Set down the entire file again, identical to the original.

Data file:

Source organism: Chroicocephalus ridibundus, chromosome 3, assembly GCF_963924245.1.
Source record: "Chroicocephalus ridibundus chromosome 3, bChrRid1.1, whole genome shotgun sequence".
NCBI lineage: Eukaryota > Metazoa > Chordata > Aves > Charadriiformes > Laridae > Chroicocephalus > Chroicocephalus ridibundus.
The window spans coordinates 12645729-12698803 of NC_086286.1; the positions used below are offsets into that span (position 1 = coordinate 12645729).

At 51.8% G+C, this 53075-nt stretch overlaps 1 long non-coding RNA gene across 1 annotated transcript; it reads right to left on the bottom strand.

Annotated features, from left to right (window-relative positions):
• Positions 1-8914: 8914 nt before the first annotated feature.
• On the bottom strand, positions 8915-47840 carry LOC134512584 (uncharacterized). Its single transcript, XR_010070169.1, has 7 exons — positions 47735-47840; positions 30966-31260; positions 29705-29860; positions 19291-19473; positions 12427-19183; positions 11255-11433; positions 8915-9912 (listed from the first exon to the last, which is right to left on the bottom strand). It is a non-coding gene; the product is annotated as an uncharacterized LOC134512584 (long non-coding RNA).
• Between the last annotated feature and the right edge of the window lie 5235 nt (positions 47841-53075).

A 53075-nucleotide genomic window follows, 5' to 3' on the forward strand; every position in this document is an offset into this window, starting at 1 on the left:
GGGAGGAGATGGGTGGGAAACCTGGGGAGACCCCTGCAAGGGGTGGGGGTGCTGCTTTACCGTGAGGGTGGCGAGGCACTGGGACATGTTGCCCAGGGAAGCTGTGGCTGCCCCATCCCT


Source organism: Chroicocephalus ridibundus, chromosome 3, assembly GCF_963924245.1.
Source record: "Chroicocephalus ridibundus chromosome 3, bChrRid1.1, whole genome shotgun sequence".
NCBI lineage: Eukaryota > Metazoa > Chordata > Aves > Charadriiformes > Laridae > Chroicocephalus > Chroicocephalus ridibundus.
The window spans coordinates 12645729-12698803 of NC_086286.1; the positions used below are offsets into that span (position 1 = coordinate 12645729).

At 51.8% G+C, this 53075-nt stretch overlaps 1 long non-coding RNA gene across 1 annotated transcript; it reads right to left on the bottom strand.

Annotated features, from left to right (window-relative positions):
• Positions 1-8914: 8914 nt before the first annotated feature.
• On the bottom strand, positions 8915-47840 carry LOC134512584 (uncharacterized). Its single transcript, XR_010070169.1, has 7 exons — positions 47735-47840; positions 30966-31260; positions 29705-29860; positions 19291-19473; positions 12427-19183; positions 11255-11433; positions 8915-9912 (listed from the first exon to the last, which is right to left on the bottom strand). It is a non-coding gene; the product is annotated as an uncharacterized LOC134512584 (long non-coding RNA).
• Between the last annotated feature and the right edge of the window lie 5235 nt (positions 47841-53075).

A 53075-nucleotide genomic window follows, 5' to 3' on the forward strand; every position in this document is an offset into this window, starting at 1 on the left:
GGGAGGAGATGGGTGGGAAACCTGGGGAGACCCCTGCAAGGGGTGGGGGTGCTGCTTTACCGTGAGGGTGGCGAGGCACTGGGACATGTTGCCCAGGGAAGCTGTGGCTGCCCCATCCCT